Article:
After winning a championship Garnett became more aggressive and did some silly things on the court. He’s not without flaws and winning made him more abrasive to many fans. But despite all those things, he’s still a hero of mine.
KG is 38 years old. He’s played almost twenty years in the league. He’s averaging 7 and 7. He doesn’t have much left in the tank. We traded a younger player, Thaddeus Young, who would undoubtedly have more production on the court to get Da Kid back in Minnesota. His first game is Wednesday and I’m thrilled to go hear his name announced. He’s going to retire here and regardless of wins and losses, that means a lot to me. We don’t get a lot of heroes in Minnesota sports.
Welcome home KG! Minnesota loves you.
A few posts back I brought up the idea of long term goals juxtaposed against short term annual goals. I’ve thought a little more about this and have bucketed out some of the different things Teresa and I are working toward.
The big goal is to lead a happy, enlightened existence filled with family and friendships. I’d like to spend most of my time learning new things and enjoying the relationships currently in place, as well as those that will develop in the future. But how does one go about that?
Generally speaking, you can figure out how to do all the things you want to do and delineate the resources necessary to do so. The most finite resource is time–everyone has a ticking clock here. Finances are another big resource need. It’s really unfortunate that so much of adult life is spent thinking about finances–as a youth you do not spend that time thinking about it because it’s not really your responsibility. But as an adult you have to consider the costs of everything–what a drag! :-) Money will not make you happy though. Seeking out money with a ravenous appetite will leave you shallow and lifeless. It’s not really what’s important.
Here are a few of the bigger goals for the future:
1. Education for our kids. Tempo is on the way and when s/he arrives we’re going to have to learn a lot of new things. I value education incredibly. That may sound a bit trite as most folks wouldn’t say the opposite, but I don’t necessarily mean education in the traditional sense of purely getting degrees. Degrees are all fine and good, but the ability to disseminate knowledge and learn on your own is more imperative than anything. Not all children are taught that they are capable of anything they choose to do and it becomes a self fulfilling prophecy of limitations.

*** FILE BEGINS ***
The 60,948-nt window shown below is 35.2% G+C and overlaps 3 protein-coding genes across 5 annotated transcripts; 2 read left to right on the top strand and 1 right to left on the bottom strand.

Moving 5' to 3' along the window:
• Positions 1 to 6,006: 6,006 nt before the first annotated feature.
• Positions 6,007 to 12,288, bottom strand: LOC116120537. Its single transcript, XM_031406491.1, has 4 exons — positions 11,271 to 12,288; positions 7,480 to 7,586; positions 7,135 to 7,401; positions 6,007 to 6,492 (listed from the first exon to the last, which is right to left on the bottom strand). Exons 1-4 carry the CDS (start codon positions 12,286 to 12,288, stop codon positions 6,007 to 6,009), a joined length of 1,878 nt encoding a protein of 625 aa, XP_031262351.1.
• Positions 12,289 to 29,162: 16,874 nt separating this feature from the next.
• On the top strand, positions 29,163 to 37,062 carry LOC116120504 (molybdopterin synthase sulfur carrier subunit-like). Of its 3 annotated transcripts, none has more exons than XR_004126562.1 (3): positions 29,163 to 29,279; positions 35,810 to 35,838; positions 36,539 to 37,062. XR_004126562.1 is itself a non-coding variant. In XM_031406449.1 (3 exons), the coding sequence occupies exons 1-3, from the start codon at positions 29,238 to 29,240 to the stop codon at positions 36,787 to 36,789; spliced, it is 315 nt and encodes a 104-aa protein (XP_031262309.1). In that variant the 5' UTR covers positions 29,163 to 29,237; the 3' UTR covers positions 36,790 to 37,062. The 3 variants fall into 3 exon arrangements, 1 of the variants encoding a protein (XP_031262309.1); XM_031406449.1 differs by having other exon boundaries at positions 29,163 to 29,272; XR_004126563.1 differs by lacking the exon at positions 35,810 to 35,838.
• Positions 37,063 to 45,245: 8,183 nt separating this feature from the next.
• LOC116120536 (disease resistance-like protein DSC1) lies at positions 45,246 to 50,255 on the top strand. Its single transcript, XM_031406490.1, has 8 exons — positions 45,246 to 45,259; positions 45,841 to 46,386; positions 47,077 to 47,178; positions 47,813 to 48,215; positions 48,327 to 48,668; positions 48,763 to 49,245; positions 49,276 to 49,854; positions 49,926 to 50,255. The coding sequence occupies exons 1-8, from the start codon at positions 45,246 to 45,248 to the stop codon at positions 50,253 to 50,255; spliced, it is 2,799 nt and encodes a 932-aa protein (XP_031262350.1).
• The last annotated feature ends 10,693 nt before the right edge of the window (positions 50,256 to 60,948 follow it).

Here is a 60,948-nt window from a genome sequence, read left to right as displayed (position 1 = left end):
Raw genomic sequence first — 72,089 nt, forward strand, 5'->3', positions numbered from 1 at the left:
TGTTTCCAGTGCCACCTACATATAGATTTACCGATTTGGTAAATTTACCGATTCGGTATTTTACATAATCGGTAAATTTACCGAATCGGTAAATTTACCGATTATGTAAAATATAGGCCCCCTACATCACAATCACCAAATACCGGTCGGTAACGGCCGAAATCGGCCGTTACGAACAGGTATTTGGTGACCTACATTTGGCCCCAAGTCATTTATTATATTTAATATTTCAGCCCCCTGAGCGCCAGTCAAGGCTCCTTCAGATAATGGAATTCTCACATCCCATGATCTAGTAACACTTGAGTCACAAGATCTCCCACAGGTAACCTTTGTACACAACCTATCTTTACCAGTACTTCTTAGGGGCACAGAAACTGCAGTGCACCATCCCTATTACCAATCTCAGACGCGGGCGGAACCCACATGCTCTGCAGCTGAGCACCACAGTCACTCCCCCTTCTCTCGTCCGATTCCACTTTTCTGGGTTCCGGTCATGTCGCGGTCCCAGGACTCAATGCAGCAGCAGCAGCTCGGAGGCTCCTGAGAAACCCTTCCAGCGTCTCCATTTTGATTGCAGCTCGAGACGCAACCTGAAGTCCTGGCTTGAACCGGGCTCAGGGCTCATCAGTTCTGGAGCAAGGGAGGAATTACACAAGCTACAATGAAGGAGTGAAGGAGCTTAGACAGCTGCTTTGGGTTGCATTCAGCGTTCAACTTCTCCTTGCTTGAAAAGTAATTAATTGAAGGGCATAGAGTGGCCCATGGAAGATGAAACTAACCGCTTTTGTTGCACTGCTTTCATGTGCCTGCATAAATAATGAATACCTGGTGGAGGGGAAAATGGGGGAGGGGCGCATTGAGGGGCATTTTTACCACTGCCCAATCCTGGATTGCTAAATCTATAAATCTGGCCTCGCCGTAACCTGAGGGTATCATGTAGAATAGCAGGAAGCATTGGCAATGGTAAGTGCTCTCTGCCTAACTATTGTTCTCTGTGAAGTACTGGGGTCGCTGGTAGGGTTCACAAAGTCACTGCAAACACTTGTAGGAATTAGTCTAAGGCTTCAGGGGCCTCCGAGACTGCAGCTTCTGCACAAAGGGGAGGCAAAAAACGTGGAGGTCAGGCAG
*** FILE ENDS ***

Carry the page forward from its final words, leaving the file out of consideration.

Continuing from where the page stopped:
It was in undergrad where this all came to fruition. There was an epiphany moment where I realized that anything on this planet could be learned and that made anything possible. I wish I’d thought this way at a younger age, my path may have been different. Teaching self reliance and empowerment to my kids is more important to me than anything else. If they know they are capable of anything, they will achieve greatness. Greatness does NOT mean being a Ph.D or being the worlds preeminent authority on a subject. Greatness can be quietly living a life you choose outside of public view. But understanding that YOU choose is imperative–you can do anything, but you do not have to. If you want to be a doctor, a psychologist, a rocket scientist, an author, an artist, an army officer, a teacher, a business person…it’s all well within reach.
I do not know how to spark this type of thought process yet. Thoreau and Emerson that opened my eyes–but I do not know how to do so for others, it’s likely to be a pool we wade into slowly.
2. Own a nice place to live. We “own” our house now–if you consider having hundreds of thousands of dollars in debt owning. I don’t. So paying off the mortgage is one thing. But there’s a lot more to it than paying it off. There are multiple projects we’d like to take on. The first is hardwood flooring upstairs. We need to rebuild the deck outside, making it bigger and using premium materials that don’t need repeated staining. Our basement needs to redo the flooring, rebuild the bathrooms and paint. The chimney needs to be patched up a bit. Insulation in the roof needs to be redone. Fireplaces need to be automated. Shelving needs to be built upstairs. The other bathrooms need to be renovated.
This stuff costs a good amount, but it’s well worth the cost. It’s not just about having an asset that’s worth more when you pass it on to your kids or sell if you want to retire somewhere warmer. It’s the fact that you live in a place you enjoy getting up in every day. And you take pride in building it and maintaining it as your own. This is a long term goal as there’s simply not enough resources to do all these projects right away–I’d imagine it will take us a good 10 years to get everything the way we want it.